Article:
There are an estimated 17,943 tourism-related businesses across the province, employing about 260,000 workers, or 10.8 per cent of B.C.’s total labour force of 2.4 million people.
More than 80 per cent of tourism’s new job openings are projected to come in food and beverage services (43,410 openings), recreation and entertainment (20,530 openings) and the accommodation sector (18,920 openings).
“This anticipated growth in tourism reinforces the need to plan carefully and ensure that there are enough workers with the right skills in the right communities to meet the tourism industry’s future labour needs,” said Keis.
Local tourism operators are cautiously optimistic when it comes to the question of future prospects.
Peter Luckham, owner of 49th Parallel Dive Charters, predicts it will take three years or more for business to improve to 2008 levels. Luckham created and maintains an artificial reef off the coast of Chemainus that consists of a sunken Boeing 737 — a unique wreck featured on every cold-water diver’s bucket list. Divers travel to Chemainus from all over the globe to navigate the watery confines of the submerged aircraft, Luckham says, but in far smaller numbers now than before the financial crisis peaked in late 2008.
American divers provided between 70 and 80 per cent of his business prior to the crash, Luckham adds. Now, only a quarter of his clientele hails from the States.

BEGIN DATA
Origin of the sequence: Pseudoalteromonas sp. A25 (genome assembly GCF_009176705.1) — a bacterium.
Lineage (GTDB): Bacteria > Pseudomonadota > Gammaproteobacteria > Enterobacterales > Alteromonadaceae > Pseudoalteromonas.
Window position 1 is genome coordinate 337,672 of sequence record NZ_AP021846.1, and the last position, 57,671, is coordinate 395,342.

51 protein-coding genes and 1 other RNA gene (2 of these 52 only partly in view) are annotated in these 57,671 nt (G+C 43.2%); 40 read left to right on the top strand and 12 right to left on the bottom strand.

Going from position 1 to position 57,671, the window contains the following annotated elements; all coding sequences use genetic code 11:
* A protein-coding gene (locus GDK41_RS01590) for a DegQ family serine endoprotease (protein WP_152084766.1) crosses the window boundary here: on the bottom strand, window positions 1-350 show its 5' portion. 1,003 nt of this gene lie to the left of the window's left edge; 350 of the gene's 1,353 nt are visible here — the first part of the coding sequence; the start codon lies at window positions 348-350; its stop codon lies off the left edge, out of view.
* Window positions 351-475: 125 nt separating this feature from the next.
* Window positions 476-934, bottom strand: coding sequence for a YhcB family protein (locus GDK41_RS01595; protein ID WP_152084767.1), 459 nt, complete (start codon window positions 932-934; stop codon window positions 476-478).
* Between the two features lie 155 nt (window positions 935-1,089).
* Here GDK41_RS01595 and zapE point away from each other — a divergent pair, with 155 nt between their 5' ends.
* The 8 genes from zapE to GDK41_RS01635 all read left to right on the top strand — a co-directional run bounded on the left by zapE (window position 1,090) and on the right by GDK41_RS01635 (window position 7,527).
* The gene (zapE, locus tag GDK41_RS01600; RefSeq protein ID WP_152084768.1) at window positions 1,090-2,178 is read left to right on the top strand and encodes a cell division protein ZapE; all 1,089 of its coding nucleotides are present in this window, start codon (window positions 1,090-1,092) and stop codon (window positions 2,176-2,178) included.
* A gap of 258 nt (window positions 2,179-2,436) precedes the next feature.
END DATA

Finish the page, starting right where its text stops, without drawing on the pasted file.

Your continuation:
Divers from Alberta and elsewhere have partly filled the void, but demand remains low enough that Simone Luckham, Peter’s wife and lone former employee, no longer crews their dive boat.
Simone now teaches art at a school in Duncan, Peter says, while he’s returned to working part-time as a sign maker. Luckham suspects the North American economy may have established a “new normal,” but adds that things may turn around if U.S. consumer confidence or exchange rates improve.
Kevin Beerman, acting manager at WildPlay Nanaimo, says WildPlay has reduced its number of employees too.
WildPlay’s Nanaimo location, an outdoor adventure park featuring zip lines and a bungy jump over the Nanaimo River, remained open for group bookings through December and January of last season. Due to a low turnout, however, Beerman says the park will remain closed through the coming winter.
As a result, WildPlay has reduced full-time, year-round staff from four employees to two and part-time seasonal staff from 35 in 2011 to 30 in 2012. Beerman adds that while staffing numbers decreased this year, employees benefited from an increased number of working hours.
WildPlay opened two new parks in 2012 — one in Kelowna, the other in the Yukon — and Beerman hopes the changes made will help improve things.
Beerman says he’s planning on increasing the size of their staff when they open for the 2013 season in February with their Naked Bungy event.
Sheryll Bell of Sealegs Kayaking Adventures says they lost a significant portion of their business following the crash in 2008 but weren’t required to cut staff as a result.
Since then, Bell adds, Americans have slowly begun to return as clients, increasing at an estimated rate of 10 per cent a year.